Lab-Supported Hypothesis and Mathematical Modeling of Crack Development in the Fluid-Soaking Process of Multi-Fractured Horizontal Wells in Shale Gas Reservoirs
Energies , Volume 13; doi:10.3390/en13051035
Abstract: The objective of this study is to develop a technique to identify the optimum water-soaking time for maximizing productivity of shale gas and oil wells. Based on the lab observation of cracks formed in shale core samples under simulated water-soaking conditions, shale cracking was found to dominate the water-soaking process in multi-fractured gas/oil wells. An analytical model was derived from the principle of capillary-viscous force balance to describe the dynamic process of crack propagation in shale gas formations during water-soaking. Result of model analysis shows that the formation of cracks contributes to improving well inflow performance, while the cracks also draw fracturing fluid from the hydraulic fractures and reduce fracture width, and consequently lower well inflow performance. The tradeoff between the crack development and fracture closure allows for an optimum water-soaking time, which will maximize well productivity. Reducing viscosity of fracturing fluid will speed up the optimum water-soaking time, while lowering the water-shale interfacial tension will delay the optimum water-soaking time. It is recommended that real-time shut-in pressure data are measured and shale core samples are tested to predict the density of cracks under fluid-soaking conditions before using the crack propagation model. This work provides a shut-in pressure data-driven method for water-soaking time optimization in shale gas wells for maximizing well productivity and gas recovery factor.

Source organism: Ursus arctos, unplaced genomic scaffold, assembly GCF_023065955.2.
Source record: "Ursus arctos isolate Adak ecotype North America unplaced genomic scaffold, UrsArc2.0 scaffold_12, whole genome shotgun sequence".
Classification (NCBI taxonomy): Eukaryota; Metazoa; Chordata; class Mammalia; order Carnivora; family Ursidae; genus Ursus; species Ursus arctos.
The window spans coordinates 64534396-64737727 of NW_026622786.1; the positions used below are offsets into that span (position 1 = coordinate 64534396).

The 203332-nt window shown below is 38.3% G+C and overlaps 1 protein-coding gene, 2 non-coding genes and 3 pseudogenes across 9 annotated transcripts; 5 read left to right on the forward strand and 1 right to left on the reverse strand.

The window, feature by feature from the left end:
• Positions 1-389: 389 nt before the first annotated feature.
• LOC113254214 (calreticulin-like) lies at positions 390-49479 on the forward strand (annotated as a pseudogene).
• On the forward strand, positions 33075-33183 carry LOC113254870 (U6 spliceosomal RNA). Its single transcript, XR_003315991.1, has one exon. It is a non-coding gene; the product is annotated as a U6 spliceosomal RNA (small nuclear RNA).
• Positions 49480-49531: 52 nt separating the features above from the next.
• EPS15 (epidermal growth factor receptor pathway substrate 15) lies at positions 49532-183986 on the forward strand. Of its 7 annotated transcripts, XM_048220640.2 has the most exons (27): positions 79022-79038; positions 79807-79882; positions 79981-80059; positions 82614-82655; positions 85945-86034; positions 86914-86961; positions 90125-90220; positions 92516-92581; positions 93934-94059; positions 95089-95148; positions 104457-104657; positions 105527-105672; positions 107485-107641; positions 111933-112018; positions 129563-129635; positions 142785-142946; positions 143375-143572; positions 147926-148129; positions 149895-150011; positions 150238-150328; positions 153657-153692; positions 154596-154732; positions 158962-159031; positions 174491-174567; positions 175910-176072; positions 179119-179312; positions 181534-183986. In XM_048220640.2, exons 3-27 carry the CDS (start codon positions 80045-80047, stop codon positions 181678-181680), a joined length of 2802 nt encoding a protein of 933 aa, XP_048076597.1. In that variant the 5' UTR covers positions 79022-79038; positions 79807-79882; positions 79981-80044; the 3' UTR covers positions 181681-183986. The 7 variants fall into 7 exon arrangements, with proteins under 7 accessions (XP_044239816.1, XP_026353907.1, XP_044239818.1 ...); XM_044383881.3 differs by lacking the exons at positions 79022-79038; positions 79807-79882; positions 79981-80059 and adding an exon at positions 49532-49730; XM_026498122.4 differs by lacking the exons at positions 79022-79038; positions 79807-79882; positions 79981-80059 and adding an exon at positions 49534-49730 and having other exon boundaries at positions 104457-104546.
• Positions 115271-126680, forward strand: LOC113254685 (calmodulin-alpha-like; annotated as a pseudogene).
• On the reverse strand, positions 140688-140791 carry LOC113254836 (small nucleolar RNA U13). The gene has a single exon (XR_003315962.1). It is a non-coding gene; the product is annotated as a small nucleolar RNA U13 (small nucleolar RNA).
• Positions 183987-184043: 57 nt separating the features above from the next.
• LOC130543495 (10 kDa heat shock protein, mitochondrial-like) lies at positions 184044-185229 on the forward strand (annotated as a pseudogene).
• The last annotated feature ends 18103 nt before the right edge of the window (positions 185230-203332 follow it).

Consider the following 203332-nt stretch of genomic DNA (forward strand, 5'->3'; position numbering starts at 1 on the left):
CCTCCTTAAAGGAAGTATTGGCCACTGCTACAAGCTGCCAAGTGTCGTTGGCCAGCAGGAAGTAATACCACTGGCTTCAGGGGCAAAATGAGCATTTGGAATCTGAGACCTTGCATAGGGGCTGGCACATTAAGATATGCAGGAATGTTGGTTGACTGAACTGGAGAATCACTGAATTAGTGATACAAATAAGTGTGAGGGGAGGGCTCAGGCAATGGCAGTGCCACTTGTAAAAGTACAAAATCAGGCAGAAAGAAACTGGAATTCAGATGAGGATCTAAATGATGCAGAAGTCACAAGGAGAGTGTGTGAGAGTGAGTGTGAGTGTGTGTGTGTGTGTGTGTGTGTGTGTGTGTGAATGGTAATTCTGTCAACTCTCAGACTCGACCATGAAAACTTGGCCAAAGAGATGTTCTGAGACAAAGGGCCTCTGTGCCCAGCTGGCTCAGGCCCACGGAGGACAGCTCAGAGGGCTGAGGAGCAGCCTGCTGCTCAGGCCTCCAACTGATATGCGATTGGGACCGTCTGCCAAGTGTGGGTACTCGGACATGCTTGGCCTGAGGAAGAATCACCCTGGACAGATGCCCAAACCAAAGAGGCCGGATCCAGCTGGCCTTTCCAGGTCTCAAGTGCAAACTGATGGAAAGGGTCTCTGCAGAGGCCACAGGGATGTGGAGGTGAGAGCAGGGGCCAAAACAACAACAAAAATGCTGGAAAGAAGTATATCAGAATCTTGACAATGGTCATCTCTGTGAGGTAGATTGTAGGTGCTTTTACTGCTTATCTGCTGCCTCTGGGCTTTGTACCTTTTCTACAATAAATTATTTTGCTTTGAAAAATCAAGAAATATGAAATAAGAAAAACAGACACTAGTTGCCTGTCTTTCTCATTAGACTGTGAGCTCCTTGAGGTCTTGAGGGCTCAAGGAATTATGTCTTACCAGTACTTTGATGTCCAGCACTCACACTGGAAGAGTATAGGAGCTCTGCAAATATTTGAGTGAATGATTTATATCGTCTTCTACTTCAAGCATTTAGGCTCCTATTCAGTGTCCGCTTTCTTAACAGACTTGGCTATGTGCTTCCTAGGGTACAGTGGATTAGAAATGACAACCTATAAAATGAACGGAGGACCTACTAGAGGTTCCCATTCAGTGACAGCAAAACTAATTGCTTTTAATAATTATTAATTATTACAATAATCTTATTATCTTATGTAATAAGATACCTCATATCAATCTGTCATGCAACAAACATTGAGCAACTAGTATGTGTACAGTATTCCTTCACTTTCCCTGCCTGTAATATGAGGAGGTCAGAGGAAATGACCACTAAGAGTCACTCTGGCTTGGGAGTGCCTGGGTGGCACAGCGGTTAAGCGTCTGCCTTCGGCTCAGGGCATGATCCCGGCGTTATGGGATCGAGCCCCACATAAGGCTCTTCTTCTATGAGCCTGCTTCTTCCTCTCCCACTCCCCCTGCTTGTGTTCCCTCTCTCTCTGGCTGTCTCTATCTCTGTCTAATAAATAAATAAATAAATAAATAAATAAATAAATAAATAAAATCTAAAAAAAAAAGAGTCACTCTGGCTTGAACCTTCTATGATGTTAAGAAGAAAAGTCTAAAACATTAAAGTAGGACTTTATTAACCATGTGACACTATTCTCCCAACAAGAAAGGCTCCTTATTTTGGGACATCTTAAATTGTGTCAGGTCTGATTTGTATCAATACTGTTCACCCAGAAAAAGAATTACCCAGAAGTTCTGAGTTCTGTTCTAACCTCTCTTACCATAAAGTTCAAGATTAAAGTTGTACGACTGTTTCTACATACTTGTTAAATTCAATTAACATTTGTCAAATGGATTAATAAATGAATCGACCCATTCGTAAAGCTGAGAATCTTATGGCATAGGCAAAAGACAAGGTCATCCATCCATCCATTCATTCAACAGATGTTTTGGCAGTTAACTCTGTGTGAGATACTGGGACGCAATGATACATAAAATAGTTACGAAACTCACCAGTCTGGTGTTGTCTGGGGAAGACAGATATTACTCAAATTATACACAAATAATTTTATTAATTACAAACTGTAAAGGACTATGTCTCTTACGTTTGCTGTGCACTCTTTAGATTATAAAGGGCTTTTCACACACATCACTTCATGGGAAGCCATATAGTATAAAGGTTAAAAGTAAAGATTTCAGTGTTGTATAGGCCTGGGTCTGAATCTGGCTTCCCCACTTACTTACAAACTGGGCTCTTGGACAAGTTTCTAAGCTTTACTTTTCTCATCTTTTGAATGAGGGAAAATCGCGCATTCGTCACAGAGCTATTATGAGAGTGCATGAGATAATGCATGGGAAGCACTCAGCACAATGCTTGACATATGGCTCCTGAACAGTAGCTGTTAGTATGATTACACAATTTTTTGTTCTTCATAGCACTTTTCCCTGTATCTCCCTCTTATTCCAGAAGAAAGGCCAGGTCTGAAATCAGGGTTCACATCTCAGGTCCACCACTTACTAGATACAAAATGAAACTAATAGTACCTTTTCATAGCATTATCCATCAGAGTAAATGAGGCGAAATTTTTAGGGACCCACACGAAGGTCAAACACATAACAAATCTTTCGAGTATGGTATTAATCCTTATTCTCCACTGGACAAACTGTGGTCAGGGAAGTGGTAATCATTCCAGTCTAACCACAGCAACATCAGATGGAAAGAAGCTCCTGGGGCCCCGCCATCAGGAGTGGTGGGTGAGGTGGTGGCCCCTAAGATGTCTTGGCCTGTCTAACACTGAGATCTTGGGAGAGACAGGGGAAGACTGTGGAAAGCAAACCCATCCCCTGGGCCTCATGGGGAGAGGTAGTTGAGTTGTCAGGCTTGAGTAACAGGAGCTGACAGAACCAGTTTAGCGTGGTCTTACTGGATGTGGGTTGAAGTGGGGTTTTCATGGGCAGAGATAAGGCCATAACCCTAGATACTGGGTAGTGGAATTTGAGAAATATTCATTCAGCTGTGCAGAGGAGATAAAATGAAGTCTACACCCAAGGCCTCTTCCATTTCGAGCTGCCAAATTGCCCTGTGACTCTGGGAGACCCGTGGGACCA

Keywords: Modeling / Gas / fracture / Shale / Soaking / Shut-in
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